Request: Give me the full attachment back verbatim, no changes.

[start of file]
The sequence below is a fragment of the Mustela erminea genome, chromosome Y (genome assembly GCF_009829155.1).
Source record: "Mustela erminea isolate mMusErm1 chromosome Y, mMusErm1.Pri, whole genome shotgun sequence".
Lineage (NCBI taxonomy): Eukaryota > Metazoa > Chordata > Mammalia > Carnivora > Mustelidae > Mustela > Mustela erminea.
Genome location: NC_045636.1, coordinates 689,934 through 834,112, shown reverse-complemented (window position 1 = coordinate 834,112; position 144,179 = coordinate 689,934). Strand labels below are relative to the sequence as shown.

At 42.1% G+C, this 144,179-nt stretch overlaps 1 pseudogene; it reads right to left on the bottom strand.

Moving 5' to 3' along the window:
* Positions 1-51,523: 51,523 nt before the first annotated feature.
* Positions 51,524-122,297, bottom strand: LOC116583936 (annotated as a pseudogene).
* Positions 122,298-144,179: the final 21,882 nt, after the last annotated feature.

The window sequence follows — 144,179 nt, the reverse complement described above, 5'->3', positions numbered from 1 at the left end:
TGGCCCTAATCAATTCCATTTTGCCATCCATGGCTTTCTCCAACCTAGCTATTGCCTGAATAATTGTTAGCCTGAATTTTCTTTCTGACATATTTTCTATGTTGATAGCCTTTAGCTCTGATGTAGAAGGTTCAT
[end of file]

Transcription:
The sequence below is a fragment of the Mustela erminea genome, chromosome Y (genome assembly GCF_009829155.1).
Source record: "Mustela erminea isolate mMusErm1 chromosome Y, mMusErm1.Pri, whole genome shotgun sequence".
Lineage (NCBI taxonomy): Eukaryota > Metazoa > Chordata > Mammalia > Carnivora > Mustelidae > Mustela > Mustela erminea.
Genome location: NC_045636.1, coordinates 689,934 through 834,112, shown reverse-complemented (window position 1 = coordinate 834,112; position 144,179 = coordinate 689,934). Strand labels below are relative to the sequence as shown.

At 42.1% G+C, this 144,179-nt stretch overlaps 1 pseudogene; it reads right to left on the bottom strand.

Moving 5' to 3' along the window:
* Positions 1-51,523: 51,523 nt before the first annotated feature.
* Positions 51,524-122,297, bottom strand: LOC116583936 (annotated as a pseudogene).
* Positions 122,298-144,179: the final 21,882 nt, after the last annotated feature.

The window sequence follows — 144,179 nt, the reverse complement described above, 5'->3', positions numbered from 1 at the left end:
TGGCCCTAATCAATTCCATTTTGCCATCCATGGCTTTCTCCAACCTAGCTATTGCCTGAATAATTGTTAGCCTGAATTTTCTTTCTGACATATTTTCTATGTTGATAGCCTTTAGCTCTGATGTAGAAGGTTCAT